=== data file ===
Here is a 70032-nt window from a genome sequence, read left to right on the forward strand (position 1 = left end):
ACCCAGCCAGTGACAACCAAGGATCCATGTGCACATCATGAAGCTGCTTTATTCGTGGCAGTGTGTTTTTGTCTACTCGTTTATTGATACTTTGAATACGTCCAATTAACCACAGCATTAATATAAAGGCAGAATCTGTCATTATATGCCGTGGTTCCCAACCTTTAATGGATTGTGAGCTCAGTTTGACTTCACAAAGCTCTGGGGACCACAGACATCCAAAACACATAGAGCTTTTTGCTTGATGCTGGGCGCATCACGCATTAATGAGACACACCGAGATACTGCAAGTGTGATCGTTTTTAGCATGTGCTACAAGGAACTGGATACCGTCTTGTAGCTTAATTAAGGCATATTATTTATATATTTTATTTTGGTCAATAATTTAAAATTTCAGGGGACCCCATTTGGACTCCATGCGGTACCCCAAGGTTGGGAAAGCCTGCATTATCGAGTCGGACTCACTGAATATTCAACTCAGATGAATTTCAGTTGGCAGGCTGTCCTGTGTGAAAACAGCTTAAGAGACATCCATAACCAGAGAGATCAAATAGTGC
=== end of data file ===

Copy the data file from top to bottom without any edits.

Here is a 70032-nt window from a genome sequence, read left to right on the forward strand (position 1 = left end):
ACCCAGCCAGTGACAACCAAGGATCCATGTGCACATCATGAAGCTGCTTTATTCGTGGCAGTGTGTTTTTGTCTACTCGTTTATTGATACTTTGAATACGTCCAATTAACCACAGCATTAATATAAAGGCAGAATCTGTCATTATATGCCGTGGTTCCCAACCTTTAATGGATTGTGAGCTCAGTTTGACTTCACAAAGCTCTGGGGACCACAGACATCCAAAACACATAGAGCTTTTTGCTTGATGCTGGGCGCATCACGCATTAATGAGACACACCGAGATACTGCAAGTGTGATCGTTTTTAGCATGTGCTACAAGGAACTGGATACCGTCTTGTAGCTTAATTAAGGCATATTATTTATATATTTTATTTTGGTCAATAATTTAAAATTTCAGGGGACCCCATTTGGACTCCATGCGGTACCCCAAGGTTGGGAAAGCCTGCATTATCGAGTCGGACTCACTGAATATTCAACTCAGATGAATTTCAGTTGGCAGGCTGTCCTGTGTGAAAACAGCTTAAGAGACATCCATAACCAGAGAGATCAAATAGTGC